Registration opens soon for the 2013 Good To Go Commuter Challenge, May 11-17. The Challenge is a friendly competition between individuals, teams and workplaces. During the week-long challenge, participants track and report their sustainable commutes online; anything counts except driving alone.
Victor Connor is a retired computer science professor of at Illinois State University, and has also worked for IBM and State Farm as a computer programmer/analyst. He holds a bachelor’s degree in physics and a master’s in electrical and computer engineering.
We asked Victor a series of questions regarding bicycle policy for the area. This is part six, and the final installment, of our series of interviews with Bloomington and Normal mayoral candidates. Thanks to Scott Richardson and Tyler Curtis for helping to make this series possible.
What role should bicycles play in a community’s overall transportation plan?
If I were designing the layout for a new town and had plenty of money to work with, I’d design it very bicycle-friendly to be a more attractive option for people based on safety, convenience and less pollution. Although I spent ages 10 to 19 using a bicycle as my main mode of transportation (each year biking at least 2,000 miles), and many years since then have bicycled when possible to avoid using the car and for exercise and the environment’s sake, practically for most people it is difficult to commute to work and to run errands via bicycle.
Riding bikes leave the rider open to the elements so is limited by weather, safety, there isn’t much space to transport items, it’s hard to transport children to daycare and back, and often a commute leaves the rider sweaty and smelly which is frowned upon in working environments. Bicycle transport is not an option for many citizens… too young, too old, disabled, too pressed for time.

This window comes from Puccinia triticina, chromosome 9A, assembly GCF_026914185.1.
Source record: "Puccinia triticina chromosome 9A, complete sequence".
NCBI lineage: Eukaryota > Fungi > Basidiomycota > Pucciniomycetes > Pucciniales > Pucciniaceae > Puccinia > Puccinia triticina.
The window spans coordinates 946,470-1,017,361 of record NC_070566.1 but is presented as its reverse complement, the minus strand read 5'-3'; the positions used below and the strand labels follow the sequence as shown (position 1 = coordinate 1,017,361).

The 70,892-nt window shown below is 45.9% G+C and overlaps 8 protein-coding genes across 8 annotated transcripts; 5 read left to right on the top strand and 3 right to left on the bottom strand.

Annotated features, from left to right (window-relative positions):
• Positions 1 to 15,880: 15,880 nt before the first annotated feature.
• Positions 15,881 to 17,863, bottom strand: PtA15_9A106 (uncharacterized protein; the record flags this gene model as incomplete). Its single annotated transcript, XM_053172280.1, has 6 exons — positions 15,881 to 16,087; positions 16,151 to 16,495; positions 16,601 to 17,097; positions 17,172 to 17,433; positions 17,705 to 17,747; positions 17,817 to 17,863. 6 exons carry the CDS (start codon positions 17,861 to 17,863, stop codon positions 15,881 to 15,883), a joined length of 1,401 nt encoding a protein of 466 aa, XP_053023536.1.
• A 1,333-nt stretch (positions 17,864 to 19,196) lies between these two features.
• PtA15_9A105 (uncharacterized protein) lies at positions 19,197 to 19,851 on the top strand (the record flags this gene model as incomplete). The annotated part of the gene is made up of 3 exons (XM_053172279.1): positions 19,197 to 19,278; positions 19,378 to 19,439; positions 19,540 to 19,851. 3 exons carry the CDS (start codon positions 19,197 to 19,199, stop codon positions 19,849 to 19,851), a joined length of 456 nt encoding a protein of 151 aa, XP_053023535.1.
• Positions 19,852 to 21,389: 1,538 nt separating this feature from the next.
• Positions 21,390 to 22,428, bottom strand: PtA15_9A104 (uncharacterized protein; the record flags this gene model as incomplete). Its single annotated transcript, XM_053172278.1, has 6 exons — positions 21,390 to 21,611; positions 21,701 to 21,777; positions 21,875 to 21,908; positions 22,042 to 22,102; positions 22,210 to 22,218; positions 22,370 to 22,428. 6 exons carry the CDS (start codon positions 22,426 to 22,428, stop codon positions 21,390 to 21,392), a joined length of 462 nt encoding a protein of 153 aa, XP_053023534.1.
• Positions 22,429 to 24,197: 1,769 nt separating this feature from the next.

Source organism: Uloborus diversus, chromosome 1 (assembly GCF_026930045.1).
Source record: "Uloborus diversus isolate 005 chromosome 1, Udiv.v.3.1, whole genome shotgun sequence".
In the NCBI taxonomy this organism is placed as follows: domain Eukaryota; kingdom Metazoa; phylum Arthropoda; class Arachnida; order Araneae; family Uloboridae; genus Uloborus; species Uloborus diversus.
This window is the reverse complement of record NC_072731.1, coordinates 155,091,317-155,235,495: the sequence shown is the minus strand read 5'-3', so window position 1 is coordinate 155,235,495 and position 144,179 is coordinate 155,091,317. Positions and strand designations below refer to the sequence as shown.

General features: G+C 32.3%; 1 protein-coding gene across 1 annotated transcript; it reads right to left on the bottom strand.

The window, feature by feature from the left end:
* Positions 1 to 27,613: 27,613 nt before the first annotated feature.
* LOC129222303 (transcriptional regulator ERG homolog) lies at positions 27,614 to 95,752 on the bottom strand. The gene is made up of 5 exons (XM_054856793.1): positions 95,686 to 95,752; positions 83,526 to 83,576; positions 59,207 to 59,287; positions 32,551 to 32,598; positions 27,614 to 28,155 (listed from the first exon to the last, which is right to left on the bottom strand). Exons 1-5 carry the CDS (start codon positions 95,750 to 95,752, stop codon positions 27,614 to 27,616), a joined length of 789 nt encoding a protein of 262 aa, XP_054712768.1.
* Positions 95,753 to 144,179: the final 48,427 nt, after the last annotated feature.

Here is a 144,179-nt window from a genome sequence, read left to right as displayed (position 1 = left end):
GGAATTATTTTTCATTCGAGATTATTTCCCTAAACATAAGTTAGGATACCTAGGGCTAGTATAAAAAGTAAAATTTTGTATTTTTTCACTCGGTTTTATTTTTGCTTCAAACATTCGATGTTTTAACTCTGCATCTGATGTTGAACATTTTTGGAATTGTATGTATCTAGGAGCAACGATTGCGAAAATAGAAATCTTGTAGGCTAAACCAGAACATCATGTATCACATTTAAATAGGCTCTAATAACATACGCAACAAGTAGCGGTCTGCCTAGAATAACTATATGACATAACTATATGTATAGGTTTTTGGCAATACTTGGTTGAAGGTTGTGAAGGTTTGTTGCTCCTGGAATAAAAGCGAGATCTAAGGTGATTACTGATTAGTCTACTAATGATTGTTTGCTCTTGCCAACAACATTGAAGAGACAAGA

Also, we’re talking about the town of Normal here which has an established layout. This community has not been built up with bike transport in mind, so there would need to be a lot of renovation done to facilitate space for bicyclists through and around town which would cost a lot of money. The town of Normal is over $90 million dollars in debt. Normal has 170 miles of surface streets to use, the Constitution Trail, and bicycle-friendly sidewalks around town. If I were mayor I would listen to my constituents, and I don’t see the majority of the townspeople wanting to spend a significant amount of money making the town more bicycle-friendly than it already is with so many other needs competing for taxpayer money. So until we get much closer to paying off our debt, I see bicycles playing the same part in our communities overall transportation plan in the near future as they do today. I do think the town should spend the money needed to fix potholes and maintain the streets in a much better manner, and this would help all bicyclists, walkers, and drivers.
Normal has a Bicycle-Pedestrian Master Plan that’s slowly being implementing. What do you like about this plan and what do you think the Town should implement after the Southern Corridor, currently under consideration?
I’ve skimmed through the Bicycle-Pedestrian Master Plan and it looks like it will cost the town roughly $30 million to implement. We have so many other town expense needs that to spend that much taxpayer money for this would not be the best use of our funds. A much more cost-effective solution would be more attention paid to improve our streets by fixing potholes, seams, and create flatter and wider sidewalks in areas where it makes sense. Once the town pays off a large part of our debt, then we can consider upgrading and lengthening Constitution Trail and entertain other ideas.